By the Fourth of July, Provincetown, Massachusetts thought they had beat COVID-19.
The beach community at the tip of Cape Cod was humming along at near pre-pandemic levels, with restaurants filling up and lines forming for entrance to dance clubs amid a sense of relief that life was getting back to normal.
Provincetown is a quirky community known as a vacation mecca for gay men amid residents of health-conscious, left-leaning Americans. The town manager said Provincetown was the most vaccinated community in the state at 95% among permanent residents.
Now the outbreak that stemmed from the holiday that drew 60,000 people to crowd together has led the CDC to cite the cluster of infections as key to the decision to issue new mask guidance to the vaccinated.
Scientists traced 965 cases to gatherings in Provincetown, and 238 of those cases were among the residents.
According to the CDC report released on Friday, July 30, almost three quarters of the Massachusetts residents infected were vaccinated with either the Pfizer, Moderna, or Johnson & Johnson vaccine.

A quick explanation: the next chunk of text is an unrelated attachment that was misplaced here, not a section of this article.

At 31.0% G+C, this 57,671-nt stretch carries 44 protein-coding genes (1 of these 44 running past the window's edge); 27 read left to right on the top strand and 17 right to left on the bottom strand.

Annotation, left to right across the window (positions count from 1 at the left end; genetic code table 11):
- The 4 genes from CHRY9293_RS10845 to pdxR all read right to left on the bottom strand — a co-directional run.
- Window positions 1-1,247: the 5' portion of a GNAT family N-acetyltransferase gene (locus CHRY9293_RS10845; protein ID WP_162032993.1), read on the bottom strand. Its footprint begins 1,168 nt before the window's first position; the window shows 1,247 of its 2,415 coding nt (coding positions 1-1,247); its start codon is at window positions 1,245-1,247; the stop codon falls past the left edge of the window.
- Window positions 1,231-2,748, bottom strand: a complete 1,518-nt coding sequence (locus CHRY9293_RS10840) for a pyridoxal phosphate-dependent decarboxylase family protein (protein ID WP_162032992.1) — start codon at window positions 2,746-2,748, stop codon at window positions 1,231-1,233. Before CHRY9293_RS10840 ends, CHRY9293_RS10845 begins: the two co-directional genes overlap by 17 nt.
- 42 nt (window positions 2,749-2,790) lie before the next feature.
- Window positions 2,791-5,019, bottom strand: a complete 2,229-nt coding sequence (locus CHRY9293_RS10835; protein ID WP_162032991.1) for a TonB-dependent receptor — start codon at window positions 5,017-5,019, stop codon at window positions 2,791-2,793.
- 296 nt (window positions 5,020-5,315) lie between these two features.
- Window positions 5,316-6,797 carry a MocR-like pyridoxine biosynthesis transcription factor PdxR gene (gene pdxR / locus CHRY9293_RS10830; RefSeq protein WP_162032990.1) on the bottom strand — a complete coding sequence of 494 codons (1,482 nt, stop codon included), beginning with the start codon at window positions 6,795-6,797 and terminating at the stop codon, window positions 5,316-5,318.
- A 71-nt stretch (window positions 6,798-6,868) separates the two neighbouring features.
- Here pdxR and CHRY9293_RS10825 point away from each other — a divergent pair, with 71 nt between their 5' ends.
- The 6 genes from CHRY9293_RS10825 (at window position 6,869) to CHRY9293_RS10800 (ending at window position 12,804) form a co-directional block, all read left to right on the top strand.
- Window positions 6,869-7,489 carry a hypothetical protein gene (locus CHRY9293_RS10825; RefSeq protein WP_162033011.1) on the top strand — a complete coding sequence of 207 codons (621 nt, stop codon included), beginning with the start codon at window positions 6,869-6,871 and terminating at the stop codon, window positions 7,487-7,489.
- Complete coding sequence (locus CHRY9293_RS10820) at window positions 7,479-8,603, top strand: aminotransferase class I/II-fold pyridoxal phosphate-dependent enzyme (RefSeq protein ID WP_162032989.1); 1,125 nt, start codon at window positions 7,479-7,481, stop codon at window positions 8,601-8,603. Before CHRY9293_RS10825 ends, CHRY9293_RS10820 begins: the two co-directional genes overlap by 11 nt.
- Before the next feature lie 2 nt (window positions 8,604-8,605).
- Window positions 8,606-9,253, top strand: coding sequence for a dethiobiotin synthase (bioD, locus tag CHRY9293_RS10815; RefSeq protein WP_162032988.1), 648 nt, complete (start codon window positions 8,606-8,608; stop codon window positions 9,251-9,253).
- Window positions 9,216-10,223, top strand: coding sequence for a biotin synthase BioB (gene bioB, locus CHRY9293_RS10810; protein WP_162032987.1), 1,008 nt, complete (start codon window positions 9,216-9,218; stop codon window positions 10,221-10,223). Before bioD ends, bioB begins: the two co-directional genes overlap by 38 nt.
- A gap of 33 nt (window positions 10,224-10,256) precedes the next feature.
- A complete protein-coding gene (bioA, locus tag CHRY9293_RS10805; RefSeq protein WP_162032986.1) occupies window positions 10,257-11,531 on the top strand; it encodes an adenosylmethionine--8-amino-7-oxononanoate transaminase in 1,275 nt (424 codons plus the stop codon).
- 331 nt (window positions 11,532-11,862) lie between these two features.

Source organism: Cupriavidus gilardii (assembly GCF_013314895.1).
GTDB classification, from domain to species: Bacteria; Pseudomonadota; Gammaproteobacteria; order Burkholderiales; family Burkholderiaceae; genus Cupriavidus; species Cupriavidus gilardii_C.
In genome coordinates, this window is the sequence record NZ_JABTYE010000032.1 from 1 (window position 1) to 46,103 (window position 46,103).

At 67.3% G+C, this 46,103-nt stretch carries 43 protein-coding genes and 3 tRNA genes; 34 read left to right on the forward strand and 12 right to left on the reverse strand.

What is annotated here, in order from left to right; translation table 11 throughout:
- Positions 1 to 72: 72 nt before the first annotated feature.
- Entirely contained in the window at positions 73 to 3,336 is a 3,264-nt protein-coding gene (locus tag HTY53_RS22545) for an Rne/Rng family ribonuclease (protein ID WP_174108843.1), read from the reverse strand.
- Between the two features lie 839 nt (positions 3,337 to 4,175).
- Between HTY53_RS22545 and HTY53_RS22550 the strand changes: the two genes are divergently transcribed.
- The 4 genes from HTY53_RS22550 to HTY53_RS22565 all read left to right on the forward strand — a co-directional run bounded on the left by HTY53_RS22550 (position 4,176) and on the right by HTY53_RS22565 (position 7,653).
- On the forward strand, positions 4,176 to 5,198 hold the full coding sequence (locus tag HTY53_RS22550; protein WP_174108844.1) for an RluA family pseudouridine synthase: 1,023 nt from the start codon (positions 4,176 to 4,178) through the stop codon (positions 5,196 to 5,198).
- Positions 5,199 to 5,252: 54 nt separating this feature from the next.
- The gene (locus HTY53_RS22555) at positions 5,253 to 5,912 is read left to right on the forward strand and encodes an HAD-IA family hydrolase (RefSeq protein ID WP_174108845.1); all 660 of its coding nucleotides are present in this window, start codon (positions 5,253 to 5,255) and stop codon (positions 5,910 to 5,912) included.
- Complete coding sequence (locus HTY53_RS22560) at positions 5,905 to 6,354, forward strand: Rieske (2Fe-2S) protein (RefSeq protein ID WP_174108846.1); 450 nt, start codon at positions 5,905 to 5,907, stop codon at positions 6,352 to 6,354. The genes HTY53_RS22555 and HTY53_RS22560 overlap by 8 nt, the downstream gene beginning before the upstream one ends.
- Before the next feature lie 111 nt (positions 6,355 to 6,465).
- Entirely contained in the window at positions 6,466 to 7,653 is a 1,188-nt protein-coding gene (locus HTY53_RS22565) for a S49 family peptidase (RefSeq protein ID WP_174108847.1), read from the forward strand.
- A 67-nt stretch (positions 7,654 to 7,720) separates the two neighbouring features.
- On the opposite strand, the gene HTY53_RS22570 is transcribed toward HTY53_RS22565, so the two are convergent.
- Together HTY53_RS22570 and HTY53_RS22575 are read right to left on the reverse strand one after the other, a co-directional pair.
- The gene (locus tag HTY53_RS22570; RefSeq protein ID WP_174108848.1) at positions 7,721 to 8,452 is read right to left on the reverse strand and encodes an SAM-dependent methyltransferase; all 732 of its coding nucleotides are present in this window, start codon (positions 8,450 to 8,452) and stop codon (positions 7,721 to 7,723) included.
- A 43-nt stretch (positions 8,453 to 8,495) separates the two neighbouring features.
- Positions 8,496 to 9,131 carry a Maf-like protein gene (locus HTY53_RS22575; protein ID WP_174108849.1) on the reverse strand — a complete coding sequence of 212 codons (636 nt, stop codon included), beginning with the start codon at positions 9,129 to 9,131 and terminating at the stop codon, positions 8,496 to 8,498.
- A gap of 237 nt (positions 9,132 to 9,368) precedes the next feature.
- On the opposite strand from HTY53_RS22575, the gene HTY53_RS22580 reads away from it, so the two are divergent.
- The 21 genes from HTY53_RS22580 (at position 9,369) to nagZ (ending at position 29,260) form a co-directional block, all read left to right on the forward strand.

- For the most part, the infected were not seriously ill.
- No deaths were reported.
- Seven people were hospitalized.
Infectious disease experts praised the meticulous contact tracing, primarily carried out by four nurses in the county.
By July 15, the positivity rate reached a peak of 15%, and town officials issued an advisory four days later to mask indoors, and by July 25, indoor masking was mandated. On July 29, the positivity rate had dropped to 4.6%. The mask mandate will revert to an advisory and be lifted if it remains low.
Full story at New York Times
CDC report here